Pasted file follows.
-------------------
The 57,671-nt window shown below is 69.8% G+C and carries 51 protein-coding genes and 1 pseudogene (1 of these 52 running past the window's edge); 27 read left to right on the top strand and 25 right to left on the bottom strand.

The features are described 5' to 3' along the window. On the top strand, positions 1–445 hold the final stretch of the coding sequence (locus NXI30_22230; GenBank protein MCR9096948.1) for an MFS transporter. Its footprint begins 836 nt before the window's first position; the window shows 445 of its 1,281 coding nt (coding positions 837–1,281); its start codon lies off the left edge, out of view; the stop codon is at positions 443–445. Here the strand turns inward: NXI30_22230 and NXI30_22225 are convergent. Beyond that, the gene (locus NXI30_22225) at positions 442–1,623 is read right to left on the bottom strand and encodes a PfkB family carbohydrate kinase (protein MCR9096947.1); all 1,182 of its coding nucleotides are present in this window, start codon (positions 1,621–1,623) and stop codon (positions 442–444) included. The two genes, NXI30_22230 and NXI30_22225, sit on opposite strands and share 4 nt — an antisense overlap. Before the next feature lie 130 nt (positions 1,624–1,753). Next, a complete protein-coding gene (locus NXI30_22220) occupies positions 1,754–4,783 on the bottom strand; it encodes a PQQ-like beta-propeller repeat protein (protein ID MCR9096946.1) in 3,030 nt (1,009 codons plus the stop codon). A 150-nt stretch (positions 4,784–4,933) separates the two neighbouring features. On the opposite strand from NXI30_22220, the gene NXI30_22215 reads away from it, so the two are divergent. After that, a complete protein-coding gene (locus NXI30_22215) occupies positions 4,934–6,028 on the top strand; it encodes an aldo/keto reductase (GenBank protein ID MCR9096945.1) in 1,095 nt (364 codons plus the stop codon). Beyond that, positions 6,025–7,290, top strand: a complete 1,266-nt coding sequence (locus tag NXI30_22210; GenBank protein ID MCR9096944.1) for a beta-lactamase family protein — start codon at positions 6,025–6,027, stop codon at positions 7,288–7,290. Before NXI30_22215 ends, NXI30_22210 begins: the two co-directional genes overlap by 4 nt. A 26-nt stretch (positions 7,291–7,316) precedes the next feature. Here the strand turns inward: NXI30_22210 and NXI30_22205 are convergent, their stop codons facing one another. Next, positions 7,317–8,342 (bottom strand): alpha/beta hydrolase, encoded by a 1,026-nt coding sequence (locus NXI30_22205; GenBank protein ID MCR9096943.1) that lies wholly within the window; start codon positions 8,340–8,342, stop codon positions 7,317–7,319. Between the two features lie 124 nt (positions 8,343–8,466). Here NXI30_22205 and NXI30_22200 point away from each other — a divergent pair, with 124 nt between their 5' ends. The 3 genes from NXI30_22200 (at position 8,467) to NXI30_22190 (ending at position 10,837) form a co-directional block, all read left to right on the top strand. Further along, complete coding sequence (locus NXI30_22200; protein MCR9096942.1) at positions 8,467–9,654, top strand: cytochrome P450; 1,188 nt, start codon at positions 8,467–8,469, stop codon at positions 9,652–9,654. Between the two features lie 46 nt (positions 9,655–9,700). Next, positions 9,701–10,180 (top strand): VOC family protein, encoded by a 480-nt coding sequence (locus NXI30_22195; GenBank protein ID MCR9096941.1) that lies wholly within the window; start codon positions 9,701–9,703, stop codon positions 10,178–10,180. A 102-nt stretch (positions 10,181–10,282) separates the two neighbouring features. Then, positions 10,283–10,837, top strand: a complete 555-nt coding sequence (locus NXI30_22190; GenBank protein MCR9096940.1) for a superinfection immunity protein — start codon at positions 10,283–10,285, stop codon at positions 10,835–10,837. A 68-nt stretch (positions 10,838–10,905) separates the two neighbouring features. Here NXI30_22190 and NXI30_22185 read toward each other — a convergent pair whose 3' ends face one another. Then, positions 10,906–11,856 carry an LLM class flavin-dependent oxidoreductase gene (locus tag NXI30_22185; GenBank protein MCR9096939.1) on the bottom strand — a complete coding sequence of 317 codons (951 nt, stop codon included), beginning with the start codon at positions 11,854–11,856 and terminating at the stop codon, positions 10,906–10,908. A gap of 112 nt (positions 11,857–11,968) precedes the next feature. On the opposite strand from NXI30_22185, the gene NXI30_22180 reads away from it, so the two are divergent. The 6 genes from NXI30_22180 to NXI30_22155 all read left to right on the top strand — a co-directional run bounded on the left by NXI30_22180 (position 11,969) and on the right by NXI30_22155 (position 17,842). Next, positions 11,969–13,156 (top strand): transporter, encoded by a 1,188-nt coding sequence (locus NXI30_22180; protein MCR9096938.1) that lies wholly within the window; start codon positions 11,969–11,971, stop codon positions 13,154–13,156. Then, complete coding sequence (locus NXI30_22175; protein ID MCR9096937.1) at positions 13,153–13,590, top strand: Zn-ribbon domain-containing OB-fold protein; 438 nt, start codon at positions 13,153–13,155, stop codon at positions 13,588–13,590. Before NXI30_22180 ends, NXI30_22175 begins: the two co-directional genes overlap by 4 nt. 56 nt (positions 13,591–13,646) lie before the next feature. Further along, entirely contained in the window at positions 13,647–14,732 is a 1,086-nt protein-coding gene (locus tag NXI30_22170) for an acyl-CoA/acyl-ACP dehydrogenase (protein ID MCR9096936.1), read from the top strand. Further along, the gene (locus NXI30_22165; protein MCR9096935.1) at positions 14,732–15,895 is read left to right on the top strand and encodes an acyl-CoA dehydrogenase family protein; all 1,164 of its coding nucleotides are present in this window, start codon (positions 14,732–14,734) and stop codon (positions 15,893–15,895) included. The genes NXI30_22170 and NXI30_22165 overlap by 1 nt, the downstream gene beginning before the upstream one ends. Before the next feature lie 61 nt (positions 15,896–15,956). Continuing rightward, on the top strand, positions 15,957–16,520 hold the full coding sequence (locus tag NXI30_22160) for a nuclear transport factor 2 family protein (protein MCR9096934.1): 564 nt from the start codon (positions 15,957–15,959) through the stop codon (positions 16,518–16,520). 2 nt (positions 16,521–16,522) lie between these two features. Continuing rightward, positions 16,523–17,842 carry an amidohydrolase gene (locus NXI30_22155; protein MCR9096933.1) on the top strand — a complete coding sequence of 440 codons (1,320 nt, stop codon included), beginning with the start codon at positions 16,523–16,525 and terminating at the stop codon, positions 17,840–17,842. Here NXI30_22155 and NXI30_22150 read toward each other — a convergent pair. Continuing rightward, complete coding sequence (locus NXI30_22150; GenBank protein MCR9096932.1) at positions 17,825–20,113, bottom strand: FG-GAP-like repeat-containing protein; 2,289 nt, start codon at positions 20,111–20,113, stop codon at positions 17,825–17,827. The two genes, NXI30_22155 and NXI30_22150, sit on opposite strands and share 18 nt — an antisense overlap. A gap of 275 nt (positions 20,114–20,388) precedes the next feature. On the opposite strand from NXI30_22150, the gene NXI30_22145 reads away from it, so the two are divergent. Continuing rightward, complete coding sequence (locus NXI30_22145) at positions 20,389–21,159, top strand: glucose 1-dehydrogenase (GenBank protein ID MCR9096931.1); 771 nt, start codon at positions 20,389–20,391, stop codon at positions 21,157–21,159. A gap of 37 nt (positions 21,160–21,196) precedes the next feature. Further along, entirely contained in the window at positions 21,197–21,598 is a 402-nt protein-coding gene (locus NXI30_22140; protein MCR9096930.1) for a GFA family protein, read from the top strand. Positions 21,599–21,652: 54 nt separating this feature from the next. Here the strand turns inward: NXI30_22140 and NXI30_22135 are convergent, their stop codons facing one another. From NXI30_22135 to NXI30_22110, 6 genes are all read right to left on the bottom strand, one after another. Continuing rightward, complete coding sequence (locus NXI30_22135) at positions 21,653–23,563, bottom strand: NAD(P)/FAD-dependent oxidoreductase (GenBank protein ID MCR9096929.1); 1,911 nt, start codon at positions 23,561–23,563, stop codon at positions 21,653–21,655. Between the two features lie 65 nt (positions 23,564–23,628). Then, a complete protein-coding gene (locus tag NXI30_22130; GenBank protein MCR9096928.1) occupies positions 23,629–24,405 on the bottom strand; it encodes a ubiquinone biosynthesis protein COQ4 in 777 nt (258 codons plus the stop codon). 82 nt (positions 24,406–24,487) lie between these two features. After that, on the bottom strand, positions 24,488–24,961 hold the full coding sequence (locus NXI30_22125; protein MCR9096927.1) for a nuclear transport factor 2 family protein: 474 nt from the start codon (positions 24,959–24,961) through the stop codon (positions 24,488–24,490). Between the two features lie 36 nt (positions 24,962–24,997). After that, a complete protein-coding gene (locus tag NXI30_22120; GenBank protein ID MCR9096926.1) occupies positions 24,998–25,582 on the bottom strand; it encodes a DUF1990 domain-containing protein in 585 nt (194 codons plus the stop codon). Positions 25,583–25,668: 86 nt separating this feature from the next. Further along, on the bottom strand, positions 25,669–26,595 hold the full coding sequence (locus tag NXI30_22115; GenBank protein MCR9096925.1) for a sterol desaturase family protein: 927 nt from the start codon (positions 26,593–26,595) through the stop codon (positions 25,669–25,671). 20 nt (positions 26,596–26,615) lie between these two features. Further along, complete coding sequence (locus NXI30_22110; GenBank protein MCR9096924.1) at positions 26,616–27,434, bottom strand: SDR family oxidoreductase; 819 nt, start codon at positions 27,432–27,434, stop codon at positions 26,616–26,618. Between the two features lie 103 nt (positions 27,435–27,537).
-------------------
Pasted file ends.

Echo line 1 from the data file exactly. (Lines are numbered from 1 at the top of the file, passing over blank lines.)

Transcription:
The 57,671-nt window shown below is 69.8% G+C and carries 51 protein-coding genes and 1 pseudogene (1 of these 52 running past the window's edge); 27 read left to right on the top strand and 25 right to left on the bottom strand.